An astounding exercise in political suicide


People were saying last week that they'd simply inform the Internal Revenue Service that they "deemed" their taxes paid, thus disposing of the matter without actually sending money.

This was ridicule, you see, for the idea that House Democrats might use a procedural device called "deem and pass" to get nothing less than health care reform enacted without forcing members actually to vote on health care reform.

As with most matters falling into the great chasm between Washington and the hinterlands, this all sounded much worse than it actually was.

But, in politics, how something sounds is usually more important than how it is, especially when the Republicans, who have such a gift in this arena, manage to affix their tacky brand.

Since this procedure was first suggested by Rep. Louise Slaughter, liberal from New York and chairman of House Rules, the Republicans took to calling it the "Slaughter House Rules." That combined a Kurt Vonnegut book called the "Slaughterhouse Five" with a movie about abortion called the "Cider House Rules" and, for good measure, invoked the ever-unpleasant imagery of slaughtering animals to make, say, sausage.

Republicans did not call the maneuver the "Slaughter House Rules" when they used it time and again when they were in the majority.

So what? This is now. This is health care.

This is an electorate with Attention Deficit Disorder.

This is when the House Democratic leadership has never seemed more out of touch with the prevailing -- no, let's make that raging -- public mood.

To enact something widely opposed or misunderstood by a procedure that can be called inside political gimmickry, and to do so at the very moment when the politics as usual of Washington insiders is loathed perhaps as never before -- well, such an act of short-term political suicide I have never before witnessed.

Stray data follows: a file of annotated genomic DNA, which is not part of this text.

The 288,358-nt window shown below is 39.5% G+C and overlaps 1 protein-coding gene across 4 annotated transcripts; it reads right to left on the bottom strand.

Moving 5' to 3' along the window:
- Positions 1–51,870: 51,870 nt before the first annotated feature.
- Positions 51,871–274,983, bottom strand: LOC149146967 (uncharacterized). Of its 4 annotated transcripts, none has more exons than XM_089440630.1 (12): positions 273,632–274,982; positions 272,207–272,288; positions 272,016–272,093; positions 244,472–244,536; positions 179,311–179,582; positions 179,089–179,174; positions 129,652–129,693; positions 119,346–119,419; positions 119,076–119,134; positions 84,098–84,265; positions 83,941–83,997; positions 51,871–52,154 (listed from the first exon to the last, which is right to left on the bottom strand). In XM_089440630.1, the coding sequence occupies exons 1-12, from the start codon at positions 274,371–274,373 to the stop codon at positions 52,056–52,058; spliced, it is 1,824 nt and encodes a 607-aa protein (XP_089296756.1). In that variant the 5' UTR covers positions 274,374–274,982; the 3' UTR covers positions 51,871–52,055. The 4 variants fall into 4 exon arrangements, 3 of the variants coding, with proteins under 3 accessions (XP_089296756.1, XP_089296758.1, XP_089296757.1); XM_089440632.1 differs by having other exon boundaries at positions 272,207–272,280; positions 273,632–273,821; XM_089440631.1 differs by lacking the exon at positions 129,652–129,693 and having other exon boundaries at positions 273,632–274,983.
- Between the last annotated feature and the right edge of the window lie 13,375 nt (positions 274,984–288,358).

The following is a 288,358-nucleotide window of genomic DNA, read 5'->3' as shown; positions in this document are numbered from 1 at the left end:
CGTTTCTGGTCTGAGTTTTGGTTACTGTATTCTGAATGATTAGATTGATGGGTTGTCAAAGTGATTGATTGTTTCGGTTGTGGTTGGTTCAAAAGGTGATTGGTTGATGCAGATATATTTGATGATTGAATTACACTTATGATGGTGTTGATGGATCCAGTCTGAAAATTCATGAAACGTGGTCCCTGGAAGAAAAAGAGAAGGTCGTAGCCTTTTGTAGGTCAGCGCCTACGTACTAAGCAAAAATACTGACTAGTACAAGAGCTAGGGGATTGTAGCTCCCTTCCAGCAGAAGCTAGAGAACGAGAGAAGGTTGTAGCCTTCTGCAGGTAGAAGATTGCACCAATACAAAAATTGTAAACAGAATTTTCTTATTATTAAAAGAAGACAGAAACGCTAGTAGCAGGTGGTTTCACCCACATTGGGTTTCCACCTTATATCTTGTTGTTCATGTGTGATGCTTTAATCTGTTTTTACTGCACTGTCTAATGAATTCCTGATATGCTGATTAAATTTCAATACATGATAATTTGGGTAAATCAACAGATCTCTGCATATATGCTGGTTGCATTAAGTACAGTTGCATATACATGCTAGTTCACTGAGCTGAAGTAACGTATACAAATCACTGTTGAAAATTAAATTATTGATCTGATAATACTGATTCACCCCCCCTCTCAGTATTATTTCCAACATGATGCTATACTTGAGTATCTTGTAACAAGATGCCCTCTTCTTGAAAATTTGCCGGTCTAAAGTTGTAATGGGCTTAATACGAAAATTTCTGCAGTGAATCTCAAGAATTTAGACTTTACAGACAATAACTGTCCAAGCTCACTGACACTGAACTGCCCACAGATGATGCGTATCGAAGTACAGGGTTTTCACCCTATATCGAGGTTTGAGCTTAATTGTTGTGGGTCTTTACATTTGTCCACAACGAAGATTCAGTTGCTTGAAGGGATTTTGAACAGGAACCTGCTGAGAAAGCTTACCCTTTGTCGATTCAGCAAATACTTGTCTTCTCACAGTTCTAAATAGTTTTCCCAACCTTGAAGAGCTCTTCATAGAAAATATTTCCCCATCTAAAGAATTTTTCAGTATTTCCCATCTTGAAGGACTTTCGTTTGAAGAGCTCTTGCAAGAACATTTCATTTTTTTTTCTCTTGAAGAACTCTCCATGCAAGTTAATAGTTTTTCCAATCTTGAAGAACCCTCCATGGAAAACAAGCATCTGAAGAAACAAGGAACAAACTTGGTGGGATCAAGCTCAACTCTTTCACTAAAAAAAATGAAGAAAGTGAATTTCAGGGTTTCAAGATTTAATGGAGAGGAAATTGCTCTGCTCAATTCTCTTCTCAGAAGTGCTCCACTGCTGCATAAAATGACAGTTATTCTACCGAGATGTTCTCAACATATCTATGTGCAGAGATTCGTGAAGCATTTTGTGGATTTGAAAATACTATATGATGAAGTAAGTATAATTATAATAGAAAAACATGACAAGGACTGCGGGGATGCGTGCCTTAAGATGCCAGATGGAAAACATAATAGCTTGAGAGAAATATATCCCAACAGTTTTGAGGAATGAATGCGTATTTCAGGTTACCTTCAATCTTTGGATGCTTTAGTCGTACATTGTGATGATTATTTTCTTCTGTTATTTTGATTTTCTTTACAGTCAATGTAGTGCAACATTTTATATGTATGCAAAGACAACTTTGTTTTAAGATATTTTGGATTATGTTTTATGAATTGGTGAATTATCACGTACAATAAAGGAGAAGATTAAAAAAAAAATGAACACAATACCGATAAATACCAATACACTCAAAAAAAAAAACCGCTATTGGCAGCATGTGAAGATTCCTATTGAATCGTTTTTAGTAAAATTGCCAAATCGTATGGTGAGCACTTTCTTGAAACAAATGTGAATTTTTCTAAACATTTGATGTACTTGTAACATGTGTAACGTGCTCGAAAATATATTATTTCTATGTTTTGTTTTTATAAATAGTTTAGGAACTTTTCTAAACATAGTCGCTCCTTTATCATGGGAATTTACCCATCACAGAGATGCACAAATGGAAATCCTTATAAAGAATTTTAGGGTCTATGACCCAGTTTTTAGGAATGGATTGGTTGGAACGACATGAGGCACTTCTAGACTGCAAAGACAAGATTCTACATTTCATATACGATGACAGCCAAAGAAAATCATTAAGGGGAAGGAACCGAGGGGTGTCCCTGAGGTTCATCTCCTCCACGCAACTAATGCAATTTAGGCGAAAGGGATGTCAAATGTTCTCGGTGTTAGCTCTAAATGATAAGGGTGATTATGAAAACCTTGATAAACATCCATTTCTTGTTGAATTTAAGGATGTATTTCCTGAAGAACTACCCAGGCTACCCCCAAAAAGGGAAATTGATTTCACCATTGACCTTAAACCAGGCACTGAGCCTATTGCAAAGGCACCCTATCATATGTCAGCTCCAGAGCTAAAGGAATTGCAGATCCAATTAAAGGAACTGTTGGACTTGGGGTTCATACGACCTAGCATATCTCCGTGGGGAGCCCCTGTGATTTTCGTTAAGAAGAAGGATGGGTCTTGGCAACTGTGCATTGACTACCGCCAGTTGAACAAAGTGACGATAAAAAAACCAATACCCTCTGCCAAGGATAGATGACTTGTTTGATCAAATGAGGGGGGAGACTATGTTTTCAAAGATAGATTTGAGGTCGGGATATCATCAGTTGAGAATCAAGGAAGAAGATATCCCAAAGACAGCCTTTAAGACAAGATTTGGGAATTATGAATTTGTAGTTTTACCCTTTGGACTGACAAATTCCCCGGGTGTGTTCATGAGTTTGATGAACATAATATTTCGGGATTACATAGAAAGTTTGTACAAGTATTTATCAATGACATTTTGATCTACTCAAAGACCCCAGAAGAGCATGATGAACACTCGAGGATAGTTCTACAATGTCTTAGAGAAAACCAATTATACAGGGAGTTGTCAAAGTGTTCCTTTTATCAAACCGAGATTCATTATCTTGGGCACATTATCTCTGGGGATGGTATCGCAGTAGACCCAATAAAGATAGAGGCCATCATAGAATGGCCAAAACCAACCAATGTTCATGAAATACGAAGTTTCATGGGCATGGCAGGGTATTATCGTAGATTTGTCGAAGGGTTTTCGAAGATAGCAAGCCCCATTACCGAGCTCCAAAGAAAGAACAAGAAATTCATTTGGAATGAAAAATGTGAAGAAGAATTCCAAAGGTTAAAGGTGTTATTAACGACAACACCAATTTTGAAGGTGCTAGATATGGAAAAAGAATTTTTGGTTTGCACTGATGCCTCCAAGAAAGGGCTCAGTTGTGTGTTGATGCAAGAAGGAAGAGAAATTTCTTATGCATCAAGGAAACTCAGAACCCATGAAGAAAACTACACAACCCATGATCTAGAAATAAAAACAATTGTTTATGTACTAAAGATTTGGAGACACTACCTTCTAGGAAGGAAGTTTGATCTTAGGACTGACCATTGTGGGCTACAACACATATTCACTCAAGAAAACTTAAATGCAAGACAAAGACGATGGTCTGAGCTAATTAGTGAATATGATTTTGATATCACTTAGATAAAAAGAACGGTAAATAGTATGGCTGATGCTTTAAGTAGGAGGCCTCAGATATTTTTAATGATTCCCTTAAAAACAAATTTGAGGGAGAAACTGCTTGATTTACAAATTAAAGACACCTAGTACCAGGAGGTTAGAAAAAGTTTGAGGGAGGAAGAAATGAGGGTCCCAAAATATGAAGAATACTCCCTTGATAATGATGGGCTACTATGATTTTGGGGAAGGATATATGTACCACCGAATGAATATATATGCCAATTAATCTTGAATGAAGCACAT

I'm not talking about merit. I'm not talking about what can be substantively defended.

I'm talking about how things superficially appear. Thus I'm talking about the very essence of modern American politics.

Nancy Pelosi needs to go to, oh, I don't know ... Peoria. Soon.

This is too complex to fit easily into the remaining space, much less permeate the pervasive American public consciousness. But I'll take a shot.

The only practical way to get health care passed is for House Democrats to go along with a Senate bill they don't much like, and do so only with the promise by the Senate to amend a few things out later by using budget reconciliation requiring only a majority vote.

Pelosi has struggled to find the 216 votes. Her liberals don't like the more moderate aspects of the Senate bill. Some of her Blue Dogs don't like the more permissive language on abortion.

So here's what Slaughter suggested: The House could package the matter as a vote on a rule by which the Senate bill would be accepted, but only with certain restricted amendments, and the language of the rule to be voted on would invoke this "deem as passed" language by which passage of the rule on how to proceed on amendments would automatically pass the bill itself.

This would allow liberals to say they voted for this Senate bill only indirectly and only by insisting on amendments. It would allow moderate Democrats to say -- without much of a leg to stand on, I must say -- that they actually only voted for a rule on amendments, not the health care bill itself.

So not only would Democrats invite loathing for procedural trickery, but their most politically vulnerable members -- Blue Dogs from Republican-inclined districts -- would be guilty both of voting for health care reform and lying in a cowardly way about what they effectively voted for.

Timing being everything, this is only the worst politics I've ever seen.

John Brummett is an award-winning columnist for the Arkansas News Bureau in Little Rock and author of "High Wire," a book about Bill Clinton's first year as president. His e-mail address is jbrummett@ arkansasnews.com.

 

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